Duke rolls if Cherokee parks, and now he takes charge, too

March 25, 1994|By Mark Whicker | Mark Whicker,Orange County (Calif.) Register

KNOXVILLE, Tenn. -- Cherokee Parks, all right. Parks his big frame into the middle of the lane and puts your offense into neutral.

Cherokee also Blocks and Rebounds and Takes The Charge.

You wondered if The Chief would fall in line with Duke's march of big men -- Alaa Abdelnaby, Danny Ferry, Christian Laettner? He doesn't. He just stands there, like centers did way back when. That's fine with the Blue Devils. He might be out of step, but he and they are heading toward a familiar time. It's called April.

Parks, the junior from Marina High, sent back more stuff than a picky food critic last night in the NCAA Southeast Regional semifinal. He blocked five Marquette shots. In the first game of the Atlantic Coast Conference tournament, he blocked 10 Clemson shots. Last weekend in St. Petersburg, Fla., he blocked five in two games.

zTC He also threw in a little offense while Marquette wasn't looking -- a young genius named Grant Hill had them a little distracted -- and Duke won yet another Sweet 16 game, 59-49. A victory over Purdue tomorrow, and Duke goes to its sixth Final Four in seven years.

"I've always looked at myself as a pretty good shot blocker," Parks said later. "I usually get my share. I was just trying to play solid defense, because they have some big guys, and they just kept going to them."

"We've got faith in him," said Hill, who was typically discussing others, in the wake of his own spellbinding 22-point night.

"Antonio Lang and I know we just have to play solidly on the defensive end. Just hold our position. We don't have to foul. We know 'Chief' is there to block everything, and Erik Meek is, too. It's great to play with somebody you have that much confidence in."

It's a little startling to hear that, considering Parks was known as the California Airhead during his first two years at Duke. Unfortunately, his play sometimes fit the cliche. He never really bought into the eight-day-a-week basketball commitment Mike Krzyzewski requires, and Laettner never quit reminding him he was an unworthy freshman.

But this season, Parks made second-team All-ACC and averaged 14.6 points and 8.3 rebounds. He upped his free throw percentage to .772, and blocked 63 shots.

Parks got the Warriors overthinking, early in the second half. He pumped Jim McIlvaine into the upper reaches of Thompson-Boling Arena, and scored to put Duke ahead, 32-28. That helped erase McIlvaine, the nation's leading shot blocker, from relevance -- as did Hill's magnificent driving dunk a few minutes later.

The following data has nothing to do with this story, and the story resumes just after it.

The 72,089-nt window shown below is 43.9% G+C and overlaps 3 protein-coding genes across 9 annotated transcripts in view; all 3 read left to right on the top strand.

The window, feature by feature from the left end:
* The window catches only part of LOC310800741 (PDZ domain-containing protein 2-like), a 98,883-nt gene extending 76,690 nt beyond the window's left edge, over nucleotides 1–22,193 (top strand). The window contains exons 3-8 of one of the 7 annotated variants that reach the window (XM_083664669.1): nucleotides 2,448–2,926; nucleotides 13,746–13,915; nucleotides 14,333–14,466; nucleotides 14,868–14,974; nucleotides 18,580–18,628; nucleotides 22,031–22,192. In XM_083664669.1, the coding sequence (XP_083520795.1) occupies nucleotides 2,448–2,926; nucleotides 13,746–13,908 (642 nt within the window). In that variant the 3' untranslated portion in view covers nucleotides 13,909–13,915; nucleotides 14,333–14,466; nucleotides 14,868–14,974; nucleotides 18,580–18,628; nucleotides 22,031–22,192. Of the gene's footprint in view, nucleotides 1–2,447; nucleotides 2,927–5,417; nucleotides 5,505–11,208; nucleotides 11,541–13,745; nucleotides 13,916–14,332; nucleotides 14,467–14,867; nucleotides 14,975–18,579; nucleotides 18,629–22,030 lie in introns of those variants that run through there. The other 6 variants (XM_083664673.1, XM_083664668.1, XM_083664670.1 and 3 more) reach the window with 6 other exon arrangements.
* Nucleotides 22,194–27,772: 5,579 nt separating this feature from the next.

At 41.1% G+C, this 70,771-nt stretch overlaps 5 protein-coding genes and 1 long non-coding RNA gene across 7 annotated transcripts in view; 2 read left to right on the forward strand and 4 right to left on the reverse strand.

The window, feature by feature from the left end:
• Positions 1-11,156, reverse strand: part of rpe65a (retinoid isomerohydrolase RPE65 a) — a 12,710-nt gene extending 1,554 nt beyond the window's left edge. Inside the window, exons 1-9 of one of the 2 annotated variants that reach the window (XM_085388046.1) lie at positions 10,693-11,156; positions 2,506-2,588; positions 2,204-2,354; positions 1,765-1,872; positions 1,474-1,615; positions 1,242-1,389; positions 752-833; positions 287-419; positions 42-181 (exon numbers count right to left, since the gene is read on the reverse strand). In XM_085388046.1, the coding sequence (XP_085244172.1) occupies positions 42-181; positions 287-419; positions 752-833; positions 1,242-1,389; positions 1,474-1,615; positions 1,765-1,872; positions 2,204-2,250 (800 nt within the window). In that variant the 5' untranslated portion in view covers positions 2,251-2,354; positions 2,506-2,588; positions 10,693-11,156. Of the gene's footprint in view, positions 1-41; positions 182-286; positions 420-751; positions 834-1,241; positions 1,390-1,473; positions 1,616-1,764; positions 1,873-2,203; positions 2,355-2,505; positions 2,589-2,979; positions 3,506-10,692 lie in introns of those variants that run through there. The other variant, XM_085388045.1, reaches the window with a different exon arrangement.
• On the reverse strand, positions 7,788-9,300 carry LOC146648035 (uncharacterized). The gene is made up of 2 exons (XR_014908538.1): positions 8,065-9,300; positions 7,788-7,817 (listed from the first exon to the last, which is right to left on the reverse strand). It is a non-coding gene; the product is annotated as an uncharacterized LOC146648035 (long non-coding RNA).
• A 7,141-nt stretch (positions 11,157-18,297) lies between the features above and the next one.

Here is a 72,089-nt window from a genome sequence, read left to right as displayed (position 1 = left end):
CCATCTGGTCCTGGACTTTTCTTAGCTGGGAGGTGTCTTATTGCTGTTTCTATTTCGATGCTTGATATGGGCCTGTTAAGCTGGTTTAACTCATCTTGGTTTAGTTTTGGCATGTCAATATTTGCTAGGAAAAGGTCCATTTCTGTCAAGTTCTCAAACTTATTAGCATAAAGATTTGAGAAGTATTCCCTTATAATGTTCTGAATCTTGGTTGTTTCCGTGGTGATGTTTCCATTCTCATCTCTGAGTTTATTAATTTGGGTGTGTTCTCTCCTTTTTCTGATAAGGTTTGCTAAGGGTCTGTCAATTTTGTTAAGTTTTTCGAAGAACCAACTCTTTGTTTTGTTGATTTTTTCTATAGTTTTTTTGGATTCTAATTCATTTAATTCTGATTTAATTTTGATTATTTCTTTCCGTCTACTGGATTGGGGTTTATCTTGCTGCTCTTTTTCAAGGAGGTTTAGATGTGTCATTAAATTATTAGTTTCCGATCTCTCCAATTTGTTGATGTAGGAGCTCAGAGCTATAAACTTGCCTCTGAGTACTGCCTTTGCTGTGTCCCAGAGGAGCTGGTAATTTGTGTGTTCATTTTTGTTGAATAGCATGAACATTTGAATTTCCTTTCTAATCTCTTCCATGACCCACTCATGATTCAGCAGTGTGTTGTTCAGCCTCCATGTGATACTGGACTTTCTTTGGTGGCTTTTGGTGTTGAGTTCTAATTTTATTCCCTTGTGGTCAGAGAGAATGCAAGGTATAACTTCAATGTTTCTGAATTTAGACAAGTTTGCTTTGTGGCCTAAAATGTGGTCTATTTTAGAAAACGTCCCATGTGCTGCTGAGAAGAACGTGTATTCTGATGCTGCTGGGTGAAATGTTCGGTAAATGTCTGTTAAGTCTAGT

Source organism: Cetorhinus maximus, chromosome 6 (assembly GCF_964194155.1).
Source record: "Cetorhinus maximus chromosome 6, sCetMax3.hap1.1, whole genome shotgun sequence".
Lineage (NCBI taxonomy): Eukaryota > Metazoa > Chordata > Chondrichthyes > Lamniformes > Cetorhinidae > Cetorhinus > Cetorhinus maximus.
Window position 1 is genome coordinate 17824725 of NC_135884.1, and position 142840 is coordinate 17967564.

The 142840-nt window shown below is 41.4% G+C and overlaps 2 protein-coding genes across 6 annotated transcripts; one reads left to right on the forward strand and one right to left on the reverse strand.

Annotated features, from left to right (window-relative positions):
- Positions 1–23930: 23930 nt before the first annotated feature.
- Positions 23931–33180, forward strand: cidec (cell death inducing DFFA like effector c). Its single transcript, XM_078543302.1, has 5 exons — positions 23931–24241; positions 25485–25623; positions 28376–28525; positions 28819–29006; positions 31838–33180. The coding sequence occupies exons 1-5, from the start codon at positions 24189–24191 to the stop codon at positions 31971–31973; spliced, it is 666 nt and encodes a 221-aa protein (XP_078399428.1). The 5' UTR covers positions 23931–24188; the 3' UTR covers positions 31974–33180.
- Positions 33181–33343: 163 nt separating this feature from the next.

But on the defensive end, Parks was just as clever. Anticipating the blocked shot, Marquette's Roney Eford put his head down and drove hard. Parks never moved, taking a charge for the 11th time this season. That leads Duke, and in this case it allowed Hill to put Duke ahead by six on the other end.

"Well, I've got the True Blue award for leading the team in charges taken," Parks said with a grin. "So I wanted to lengthen my lead. I guess I was being kinda selfish there."

Assistant coach Mike Brey applauded as loudly as anyone. He knew Parks would bring the rejections to Duke. He didn't know about taking the charge.

"That's one thing he couldn't do two years ago," Brey said. "He's learned just to stand his ground. But he's always been a great natural shot blocker.

"In fact, we let him do things on defense that we never let Ferry and Laettner do. We let Cherokee play behind guys sometimes, because we know he has the quickness and the instincts to get there and get the block.

"It's great to see guys like that mature. It's a great part of the business for us. I've been watching him play since he was in the 10th grade. I've spent a lot of time in that Irvine Marriott."

Duke has been silently running toward the tournament. While the college basketball intelligentsia was preoccupied with defending champ North Carolina, Krzyzewski assembled a corps of three-point shooters around Hill and Parks.

Defensively, the Blue Devils hold opponents to .420 shooting overall, and .289 behind the three-point line. And they probably played more top-end games than anybody but Missouri this season. All five teams that beat Duke (North Carolina twice, Wake Forest twice and Virginia) made the NCAAs.

The Devils were also smart enough not to try to replace Bobby Hurley. New year, new team.

"We don't always get the credit we deserve for our defense," Coach K said. "They don't get the turnover numbers. But this is one of the best defensive teams in my 14 years. We rely on Grant's overall defensive ability and Cherokee's shot-blocking ability."

Afterward, Brey approached Debe Parks, Cherokee's mom, and said, "Hey, thanks for sending him to us."

Not that Brey and the rest of the Blue Devils don't roll their eyes sometimes. In St. Petersburg last weekend, Parks announced he was going to catch some rays one day "to get a good base," then sun himself the next day so he would resemble "a bronze god."

He's still human, but now the prize is gold. And much more often than not, Cherokee Wins.

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